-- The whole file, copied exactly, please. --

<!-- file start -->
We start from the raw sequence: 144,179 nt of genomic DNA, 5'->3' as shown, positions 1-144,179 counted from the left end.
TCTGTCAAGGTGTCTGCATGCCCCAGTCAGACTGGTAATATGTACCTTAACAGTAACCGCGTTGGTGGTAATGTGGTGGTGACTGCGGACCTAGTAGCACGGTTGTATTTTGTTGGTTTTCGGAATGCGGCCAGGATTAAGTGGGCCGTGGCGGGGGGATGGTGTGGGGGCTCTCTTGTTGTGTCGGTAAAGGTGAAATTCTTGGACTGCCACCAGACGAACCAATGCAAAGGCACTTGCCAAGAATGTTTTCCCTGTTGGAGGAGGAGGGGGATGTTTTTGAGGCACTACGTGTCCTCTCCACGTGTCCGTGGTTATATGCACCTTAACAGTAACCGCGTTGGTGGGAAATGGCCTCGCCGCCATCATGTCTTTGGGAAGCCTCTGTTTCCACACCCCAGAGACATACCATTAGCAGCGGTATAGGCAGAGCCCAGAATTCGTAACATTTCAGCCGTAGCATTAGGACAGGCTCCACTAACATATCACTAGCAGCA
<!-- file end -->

We start from the raw sequence: 144,179 nt of genomic DNA, 5'->3' as shown, positions 1-144,179 counted from the left end.
TCTGTCAAGGTGTCTGCATGCCCCAGTCAGACTGGTAATATGTACCTTAACAGTAACCGCGTTGGTGGTAATGTGGTGGTGACTGCGGACCTAGTAGCACGGTTGTATTTTGTTGGTTTTCGGAATGCGGCCAGGATTAAGTGGGCCGTGGCGGGGGGATGGTGTGGGGGCTCTCTTGTTGTGTCGGTAAAGGTGAAATTCTTGGACTGCCACCAGACGAACCAATGCAAAGGCACTTGCCAAGAATGTTTTCCCTGTTGGAGGAGGAGGGGGATGTTTTTGAGGCACTACGTGTCCTCTCCACGTGTCCGTGGTTATATGCACCTTAACAGTAACCGCGTTGGTGGGAAATGGCCTCGCCGCCATCATGTCTTTGGGAAGCCTCTGTTTCCACACCCCAGAGACATACCATTAGCAGCGGTATAGGCAGAGCCCAGAATTCGTAACATTTCAGCCGTAGCATTAGGACAGGCTCCACTAACATATCACTAGCAGCA